It has been estimated that the country's total population in mid-1990 will total slightly more than 7 million. Growth had been high since official census taking began in 1920. The rate peaked during the 1950s at 3.6 percent per year. During the 1960s and the 1970s, the population grew at 2.9 percent annually; by the mid-1980s, the rate was thought to be roughly 2.5 percent.
The total fertility rate, although still relatively high, declined substantially in the 1970s. Official estimates indicated that half of all married women used contraceptives. Both the Dominican Republic's continued high population growth rates and field studies belied this figure, however.
The government began supporting family planning in 1967, but clinics were concentrated in the cities and larger towns. Both the Secretariat of State for Public Health and Social Welfare (Secretaria de Estado de Salud Pública y Asistencia Social-- SESPAS) and the National Population and Family Council (Consejo Nacional de Población y Familia--CNPF) offered family planning services. By the 1980s, both organizations were trying to make their programs more responsive to the needs of rural families.
Birth control encountered strong resistance from both sexes, especially in the countryside and the smaller cities. Although women did use a variety of substances believed to be contraceptives or abortifacients, there was considerable misinformation about family planning. Many men believed birth control threatened their masculinity; some women refused to use contraception because some methods produced nausea and other side effects. International migrants were more aware of the available options, and some women migrants did use modern contraceptives.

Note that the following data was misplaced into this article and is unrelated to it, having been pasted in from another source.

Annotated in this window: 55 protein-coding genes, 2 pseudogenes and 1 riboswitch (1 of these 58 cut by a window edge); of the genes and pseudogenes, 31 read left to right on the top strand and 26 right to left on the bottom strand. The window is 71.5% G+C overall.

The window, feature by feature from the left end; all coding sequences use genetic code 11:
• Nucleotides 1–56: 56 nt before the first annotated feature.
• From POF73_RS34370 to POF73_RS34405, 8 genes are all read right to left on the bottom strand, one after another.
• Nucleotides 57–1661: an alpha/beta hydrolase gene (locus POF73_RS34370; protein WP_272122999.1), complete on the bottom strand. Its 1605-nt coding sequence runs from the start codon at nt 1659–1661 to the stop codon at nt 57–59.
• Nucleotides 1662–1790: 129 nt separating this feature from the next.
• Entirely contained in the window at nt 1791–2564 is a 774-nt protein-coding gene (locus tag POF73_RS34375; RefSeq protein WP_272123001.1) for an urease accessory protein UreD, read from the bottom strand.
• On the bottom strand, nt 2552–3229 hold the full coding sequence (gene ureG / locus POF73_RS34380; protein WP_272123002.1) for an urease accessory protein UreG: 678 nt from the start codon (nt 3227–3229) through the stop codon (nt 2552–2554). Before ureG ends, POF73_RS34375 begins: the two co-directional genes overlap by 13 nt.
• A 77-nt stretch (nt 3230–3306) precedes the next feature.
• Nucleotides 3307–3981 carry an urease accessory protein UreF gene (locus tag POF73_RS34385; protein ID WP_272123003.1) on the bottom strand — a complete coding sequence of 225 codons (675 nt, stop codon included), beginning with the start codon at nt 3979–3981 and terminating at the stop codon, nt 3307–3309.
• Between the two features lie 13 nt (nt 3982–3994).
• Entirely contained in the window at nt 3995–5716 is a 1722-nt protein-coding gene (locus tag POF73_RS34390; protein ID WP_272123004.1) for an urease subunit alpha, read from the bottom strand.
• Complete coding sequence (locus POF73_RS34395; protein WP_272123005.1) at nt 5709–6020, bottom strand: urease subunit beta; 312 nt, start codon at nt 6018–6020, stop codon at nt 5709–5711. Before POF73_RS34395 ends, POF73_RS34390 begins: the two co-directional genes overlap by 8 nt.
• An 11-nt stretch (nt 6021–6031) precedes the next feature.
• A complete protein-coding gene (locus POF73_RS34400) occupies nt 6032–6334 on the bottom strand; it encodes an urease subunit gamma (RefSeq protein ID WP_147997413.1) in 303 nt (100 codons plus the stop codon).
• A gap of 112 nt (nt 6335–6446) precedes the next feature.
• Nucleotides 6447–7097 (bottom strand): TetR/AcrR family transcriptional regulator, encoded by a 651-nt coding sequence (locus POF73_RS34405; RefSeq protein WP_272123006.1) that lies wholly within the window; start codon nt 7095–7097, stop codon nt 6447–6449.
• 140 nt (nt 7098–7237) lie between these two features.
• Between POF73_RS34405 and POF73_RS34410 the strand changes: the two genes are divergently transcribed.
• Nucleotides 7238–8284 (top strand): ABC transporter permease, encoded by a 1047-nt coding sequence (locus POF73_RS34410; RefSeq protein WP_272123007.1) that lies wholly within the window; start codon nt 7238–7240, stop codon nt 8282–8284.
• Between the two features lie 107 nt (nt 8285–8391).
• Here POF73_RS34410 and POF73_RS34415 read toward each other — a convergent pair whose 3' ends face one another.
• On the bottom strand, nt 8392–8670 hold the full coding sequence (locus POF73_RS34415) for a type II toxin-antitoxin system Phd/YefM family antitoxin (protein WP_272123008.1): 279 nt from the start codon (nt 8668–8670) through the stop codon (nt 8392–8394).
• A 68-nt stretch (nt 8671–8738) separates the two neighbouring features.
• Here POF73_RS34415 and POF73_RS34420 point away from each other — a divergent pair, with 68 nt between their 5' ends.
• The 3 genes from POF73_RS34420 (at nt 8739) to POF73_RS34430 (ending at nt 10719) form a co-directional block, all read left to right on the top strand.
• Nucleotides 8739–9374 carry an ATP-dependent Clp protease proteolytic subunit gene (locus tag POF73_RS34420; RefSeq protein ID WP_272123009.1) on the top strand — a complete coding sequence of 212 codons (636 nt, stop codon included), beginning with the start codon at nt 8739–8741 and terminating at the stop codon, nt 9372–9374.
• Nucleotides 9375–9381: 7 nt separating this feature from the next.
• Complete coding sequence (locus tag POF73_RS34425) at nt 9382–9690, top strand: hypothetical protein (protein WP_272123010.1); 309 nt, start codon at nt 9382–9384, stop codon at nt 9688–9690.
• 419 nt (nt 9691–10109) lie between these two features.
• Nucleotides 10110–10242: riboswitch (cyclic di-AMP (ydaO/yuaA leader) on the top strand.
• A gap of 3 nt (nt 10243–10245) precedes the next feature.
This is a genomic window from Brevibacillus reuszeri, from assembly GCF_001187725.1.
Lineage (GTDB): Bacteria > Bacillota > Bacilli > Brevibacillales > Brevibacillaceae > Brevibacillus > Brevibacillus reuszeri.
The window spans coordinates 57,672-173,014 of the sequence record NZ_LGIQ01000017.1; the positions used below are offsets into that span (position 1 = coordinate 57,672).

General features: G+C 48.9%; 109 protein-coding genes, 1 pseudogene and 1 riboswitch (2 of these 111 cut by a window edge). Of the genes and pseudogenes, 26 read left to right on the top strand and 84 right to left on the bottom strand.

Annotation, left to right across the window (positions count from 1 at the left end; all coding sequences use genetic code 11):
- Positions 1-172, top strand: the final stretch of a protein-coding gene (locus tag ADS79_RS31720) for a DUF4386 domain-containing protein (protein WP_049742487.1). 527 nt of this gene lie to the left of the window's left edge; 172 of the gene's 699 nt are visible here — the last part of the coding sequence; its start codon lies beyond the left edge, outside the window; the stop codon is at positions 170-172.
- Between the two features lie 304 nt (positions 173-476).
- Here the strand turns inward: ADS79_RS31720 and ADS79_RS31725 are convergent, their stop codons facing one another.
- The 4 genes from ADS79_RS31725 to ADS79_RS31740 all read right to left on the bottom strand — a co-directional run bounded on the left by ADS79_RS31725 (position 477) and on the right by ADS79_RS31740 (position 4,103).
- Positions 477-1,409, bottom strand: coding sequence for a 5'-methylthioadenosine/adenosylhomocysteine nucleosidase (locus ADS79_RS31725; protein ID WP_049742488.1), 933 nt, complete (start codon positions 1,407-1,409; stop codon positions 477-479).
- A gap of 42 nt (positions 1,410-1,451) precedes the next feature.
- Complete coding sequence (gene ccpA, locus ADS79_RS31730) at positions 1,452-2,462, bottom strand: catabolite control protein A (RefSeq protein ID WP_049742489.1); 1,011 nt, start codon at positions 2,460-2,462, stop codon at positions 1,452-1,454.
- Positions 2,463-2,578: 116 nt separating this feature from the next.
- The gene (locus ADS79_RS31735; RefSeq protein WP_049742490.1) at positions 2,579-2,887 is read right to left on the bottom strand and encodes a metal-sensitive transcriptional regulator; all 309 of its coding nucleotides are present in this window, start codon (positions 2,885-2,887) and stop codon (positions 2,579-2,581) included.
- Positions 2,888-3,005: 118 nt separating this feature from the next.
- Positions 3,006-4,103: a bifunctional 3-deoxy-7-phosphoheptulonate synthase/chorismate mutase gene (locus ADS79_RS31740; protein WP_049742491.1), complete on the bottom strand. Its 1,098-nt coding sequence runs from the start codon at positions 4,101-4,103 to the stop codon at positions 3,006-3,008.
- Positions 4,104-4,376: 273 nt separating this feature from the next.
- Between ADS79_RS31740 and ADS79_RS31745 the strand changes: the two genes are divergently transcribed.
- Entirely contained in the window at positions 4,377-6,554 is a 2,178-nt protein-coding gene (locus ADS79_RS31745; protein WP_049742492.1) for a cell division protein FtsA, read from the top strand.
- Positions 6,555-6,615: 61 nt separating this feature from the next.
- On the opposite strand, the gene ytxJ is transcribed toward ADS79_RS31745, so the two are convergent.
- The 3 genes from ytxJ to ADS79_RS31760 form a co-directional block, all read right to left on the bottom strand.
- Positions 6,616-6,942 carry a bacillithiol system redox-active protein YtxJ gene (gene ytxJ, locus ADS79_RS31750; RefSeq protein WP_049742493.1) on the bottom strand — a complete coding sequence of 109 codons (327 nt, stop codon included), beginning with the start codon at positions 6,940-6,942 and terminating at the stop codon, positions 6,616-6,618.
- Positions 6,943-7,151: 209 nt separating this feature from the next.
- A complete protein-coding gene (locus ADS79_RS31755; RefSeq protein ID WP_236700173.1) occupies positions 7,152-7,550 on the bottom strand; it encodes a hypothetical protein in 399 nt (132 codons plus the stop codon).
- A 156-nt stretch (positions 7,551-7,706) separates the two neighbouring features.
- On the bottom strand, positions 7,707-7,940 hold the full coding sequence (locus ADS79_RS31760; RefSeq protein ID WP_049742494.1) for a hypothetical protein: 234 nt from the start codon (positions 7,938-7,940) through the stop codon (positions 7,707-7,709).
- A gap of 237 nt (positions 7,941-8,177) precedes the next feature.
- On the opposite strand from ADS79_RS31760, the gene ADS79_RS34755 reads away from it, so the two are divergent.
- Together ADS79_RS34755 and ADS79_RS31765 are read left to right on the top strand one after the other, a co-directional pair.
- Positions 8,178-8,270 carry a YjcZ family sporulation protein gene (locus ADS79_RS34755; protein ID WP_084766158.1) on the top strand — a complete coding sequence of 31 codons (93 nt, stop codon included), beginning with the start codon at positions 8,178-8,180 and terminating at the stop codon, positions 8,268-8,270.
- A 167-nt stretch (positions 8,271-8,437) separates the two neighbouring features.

The traditional (non-administrative) subregions of the country included Valdesia and Yuma in the southeast, Enriquillo and Del Valle in the southwest, and the Central Cibao, the Eastern Cibao, and the Western Cibao in the north. The subregion of densest settlement was Valdesia on the southern coast, which contained the nation's capital and more than 40 percent of the population. Roughly one-third of all Dominicans lived in the National District. The other major area of settlement was the Central Cibao, which accounted for more than 20 percent of total population.
Administrations had attempted to control both population growth and its distribution since the 1950s. The Trujillo regime fostered agricultural colonies scattered throughout the countryside and strung along the western frontier with Haiti. Some were coupled with irrigation projects.
Beginning in the late 1970s, the government also set up industrial free zones around the country. Although the desire to increase employment was the government's primary motivation, the establishment of free zones had as a secondary goal the dispersal of industrialization, and thus migration, away from Santo Domingo. Intercensal growth rates on the subregional and the provincial levels reflected these trends. Puerto Plata grew at more than twice the rate of the nation as a whole in the 1970s. The southeast, especially the National District, expanded much faster than most of the country, as did La Romana.
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